Entries Tagged 'Spousal Support' ↓

Spousal Support for College

The circumstances under which a court can award, extend, or modify spousal support continue to shrink.

In In re Marriage of Serna (12/14/2000) 2000 Daily Journal D.A.R. 13193, the Fourth District Court of Appeals held that in a spousal support proceeding, a trial court may not consider the expenses incurred by a supported spouse for an adult child. In so doing, the appellate court expressly disapproved In re Marriage of Siegel (1972) 26 Cal.App.3d 88, and In re Marriage of Paul (1985) 173 Cal.App.3d 913, both of which had approved consideration of paying the expenses of adult children as an element of need in determining spousal support awards. Continue reading →

Spousal Support in Long-term Marriage

It has been said that in life nothing is certain other than death and taxes. In the family law trade, a third certainty can be added–paying spousal support after a long marriage.

In the recent case of In re Marriage of Schmir, 11/16/05, Div 7, B175397 the court delineated the proper way to terminate support after a long-term marriage. Continue reading →

New Mate Income

In the recent case of Romero v. Romero, [2002 DJDAR 7773, July 11,2002], the Fourth Appellate District has given the strongest statement to date regarding the application of Family Code Section 4323(b) with regards to a trial court’s ability to consider directly or indirectly a subsequent spouse’s or non-marital partner’s income in determining or modifying spousal support. Continue reading →

Spousal Support After Mandatory Retirement: All That Glitters is Not Gold

The last half of the ’90s have witnessed a dramatic rise in downsizing, enhanced early retirement programs, and voluntary early retirements for the sake of enjoying the “golden years.” Over the last 10 years, appellate courts have made it clear that a spousal support payor who chooses to take advantage of early retirement is still chargeable with imputed income, based on his or her earning capacity. Continue reading →

Cohabitation, the recent case of In re Marriage of Bower

It is common for family law attorneys to hear from clients who are paying spousal support that their ex-spouse is now living with someone and as a result they should not be obligated to continue to pay spousal support. The state legislature, in Family Code Section 4323, addresses the relationship between cohabitation and the need for spousal support. In the recent case of In re Marriage of Bower, (DJDAR 2547/343/4/2002) the reviewing court analyses what constitutes living together in the context of utilizing the presumptions found in Family Code Section 4323. Continue reading →

Spousal Support Termination Upon Remarriage

How does a practitioner negotiate and draft an order that provides for spousal support to continue beyond the remarriage of the supported spouse? What language, if any, is needed in the judgment to insure that the intentions of the parties are followed? Continue reading →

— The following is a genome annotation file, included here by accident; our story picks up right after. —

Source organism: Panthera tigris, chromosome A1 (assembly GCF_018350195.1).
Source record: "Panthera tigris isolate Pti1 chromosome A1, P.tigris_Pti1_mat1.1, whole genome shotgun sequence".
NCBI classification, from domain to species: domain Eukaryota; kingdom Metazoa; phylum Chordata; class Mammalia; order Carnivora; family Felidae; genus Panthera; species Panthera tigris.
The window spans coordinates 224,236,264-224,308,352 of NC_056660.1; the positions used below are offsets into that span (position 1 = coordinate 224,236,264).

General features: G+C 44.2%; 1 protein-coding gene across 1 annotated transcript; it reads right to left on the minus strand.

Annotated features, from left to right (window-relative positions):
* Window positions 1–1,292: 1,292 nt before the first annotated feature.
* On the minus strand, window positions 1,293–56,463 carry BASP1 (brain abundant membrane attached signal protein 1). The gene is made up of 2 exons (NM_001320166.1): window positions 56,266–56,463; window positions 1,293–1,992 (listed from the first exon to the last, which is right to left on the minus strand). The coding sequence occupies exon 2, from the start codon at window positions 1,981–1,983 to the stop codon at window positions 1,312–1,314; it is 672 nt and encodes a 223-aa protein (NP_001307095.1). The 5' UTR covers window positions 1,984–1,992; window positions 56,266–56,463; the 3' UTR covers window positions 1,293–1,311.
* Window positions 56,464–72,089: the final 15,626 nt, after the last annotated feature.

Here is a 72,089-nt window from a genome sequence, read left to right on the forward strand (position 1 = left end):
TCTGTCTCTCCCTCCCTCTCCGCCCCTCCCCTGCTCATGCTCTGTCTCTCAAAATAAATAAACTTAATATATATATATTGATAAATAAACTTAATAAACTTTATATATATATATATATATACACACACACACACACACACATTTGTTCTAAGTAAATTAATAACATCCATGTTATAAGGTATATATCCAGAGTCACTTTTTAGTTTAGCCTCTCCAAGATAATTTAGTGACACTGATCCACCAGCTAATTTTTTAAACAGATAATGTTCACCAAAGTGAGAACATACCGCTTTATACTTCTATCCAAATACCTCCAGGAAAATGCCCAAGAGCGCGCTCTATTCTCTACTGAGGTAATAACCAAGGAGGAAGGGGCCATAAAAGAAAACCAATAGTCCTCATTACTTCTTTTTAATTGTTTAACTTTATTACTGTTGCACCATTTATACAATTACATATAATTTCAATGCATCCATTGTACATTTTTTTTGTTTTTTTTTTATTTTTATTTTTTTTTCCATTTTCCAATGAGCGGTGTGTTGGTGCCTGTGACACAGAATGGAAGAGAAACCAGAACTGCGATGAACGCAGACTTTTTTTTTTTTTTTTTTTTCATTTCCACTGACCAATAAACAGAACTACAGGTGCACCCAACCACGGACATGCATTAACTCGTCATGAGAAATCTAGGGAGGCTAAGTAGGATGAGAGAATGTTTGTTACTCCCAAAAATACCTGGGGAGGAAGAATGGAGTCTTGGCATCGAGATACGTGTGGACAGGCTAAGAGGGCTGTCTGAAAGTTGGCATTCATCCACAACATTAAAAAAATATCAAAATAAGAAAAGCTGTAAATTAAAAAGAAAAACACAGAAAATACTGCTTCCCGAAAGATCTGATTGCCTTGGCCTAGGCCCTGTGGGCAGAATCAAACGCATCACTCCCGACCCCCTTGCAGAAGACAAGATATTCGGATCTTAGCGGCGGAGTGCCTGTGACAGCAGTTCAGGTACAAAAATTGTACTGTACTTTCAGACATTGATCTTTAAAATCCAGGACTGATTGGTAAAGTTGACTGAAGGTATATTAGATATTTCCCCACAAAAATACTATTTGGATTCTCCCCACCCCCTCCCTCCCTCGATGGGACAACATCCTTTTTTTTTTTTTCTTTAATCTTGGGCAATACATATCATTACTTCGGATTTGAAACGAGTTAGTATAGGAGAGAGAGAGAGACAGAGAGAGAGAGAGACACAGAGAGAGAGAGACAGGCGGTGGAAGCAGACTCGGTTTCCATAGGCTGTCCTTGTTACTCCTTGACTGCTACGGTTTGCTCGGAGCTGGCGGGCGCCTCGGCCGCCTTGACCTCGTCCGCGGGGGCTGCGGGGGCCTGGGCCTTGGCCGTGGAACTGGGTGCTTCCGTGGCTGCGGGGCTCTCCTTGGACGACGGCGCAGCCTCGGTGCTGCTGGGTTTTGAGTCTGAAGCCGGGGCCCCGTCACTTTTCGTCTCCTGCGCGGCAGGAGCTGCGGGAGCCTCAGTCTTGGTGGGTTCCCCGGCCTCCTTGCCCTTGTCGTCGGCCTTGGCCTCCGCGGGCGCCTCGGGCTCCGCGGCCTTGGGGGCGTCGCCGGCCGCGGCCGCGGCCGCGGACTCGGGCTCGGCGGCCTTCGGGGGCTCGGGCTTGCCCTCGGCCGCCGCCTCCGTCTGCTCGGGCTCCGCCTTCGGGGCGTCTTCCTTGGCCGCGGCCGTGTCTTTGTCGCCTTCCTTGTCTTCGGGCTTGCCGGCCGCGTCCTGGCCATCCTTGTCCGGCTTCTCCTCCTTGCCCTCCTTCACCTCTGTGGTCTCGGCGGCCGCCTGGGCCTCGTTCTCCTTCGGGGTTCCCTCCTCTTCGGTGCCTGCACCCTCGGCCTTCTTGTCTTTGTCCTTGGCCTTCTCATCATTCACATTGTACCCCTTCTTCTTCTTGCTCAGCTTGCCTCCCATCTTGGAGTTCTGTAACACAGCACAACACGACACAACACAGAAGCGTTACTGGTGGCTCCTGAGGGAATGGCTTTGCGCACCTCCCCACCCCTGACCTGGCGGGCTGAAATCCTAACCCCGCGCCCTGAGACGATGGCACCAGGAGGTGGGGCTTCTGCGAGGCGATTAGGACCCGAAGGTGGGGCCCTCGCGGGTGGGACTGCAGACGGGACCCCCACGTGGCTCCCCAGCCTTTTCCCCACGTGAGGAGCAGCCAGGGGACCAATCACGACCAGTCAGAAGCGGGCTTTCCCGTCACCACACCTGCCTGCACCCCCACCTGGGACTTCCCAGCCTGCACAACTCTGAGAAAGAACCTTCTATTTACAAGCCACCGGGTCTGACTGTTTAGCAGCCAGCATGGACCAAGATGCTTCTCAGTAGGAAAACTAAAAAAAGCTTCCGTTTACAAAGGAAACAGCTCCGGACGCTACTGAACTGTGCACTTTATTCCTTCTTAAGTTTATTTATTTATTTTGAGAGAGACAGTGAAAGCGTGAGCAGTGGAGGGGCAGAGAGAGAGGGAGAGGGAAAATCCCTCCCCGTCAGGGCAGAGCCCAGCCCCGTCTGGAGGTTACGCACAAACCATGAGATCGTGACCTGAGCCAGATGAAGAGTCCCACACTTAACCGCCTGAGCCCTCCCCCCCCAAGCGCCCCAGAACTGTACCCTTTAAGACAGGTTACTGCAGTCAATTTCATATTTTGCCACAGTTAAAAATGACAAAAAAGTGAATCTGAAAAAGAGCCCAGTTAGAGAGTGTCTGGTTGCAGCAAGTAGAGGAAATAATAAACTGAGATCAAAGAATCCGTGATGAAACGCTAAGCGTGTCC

Enforcement of Pre-marital Agreement Waiver of Spousal Support

Will a spousal suport waiver contained in a premarital agreement be binding? Base on the landmark case of In re Marriage of Pendleton & Fireman (2000) 24 Cal.4th 39 and recent statutes, most attorneys would answer the question in the affirimative. However the answer is more complex as is reflected in the recent case of Marriage of Rosendale, June 28, 2004, 119 Cal. App. 4th 1202; 15 Cal. Rptr. 3d 137; Continue reading →

Spousal Support - All Things To All People

In light of the wide discretion afforded family law judicial officers, it is often said that a trial judge can find support for almost any position. The recent Fourth District decision In Re Marriage of Shaughnessy, 2006 DJDAR 6552, provides explanation for that contention.

Michelle and Greg were married November 1979 and separated in March 1995. The parties had no children. Greg filed for divorce in August 2000. Marital status was bifurcated pursuant to a Judgment of September 31, 2002, with the court reserving jurisdiction on the remaining issues, including spousal support. On April 24, 2003, the Court entered a partial Judgment on spousal support. Although Greg had been paying support since separation, the court ordered Greg to pay $2,000.00 per month. The court made detailed findings (14 paragraphs) in support of its order. Continue reading →

The Various “Steps” in the Alimony Dance

Step ups, step downs, phase ins, phase outs. These concepts are tools that family lawyers and judicial officers utilize to incrementally increase or decrease pendente lite or post judgment support orders. The rules regarding their applications however, are not the same, and in some instances the well intentioned application of such a concept may still give a rise to a reversal. Continue reading →

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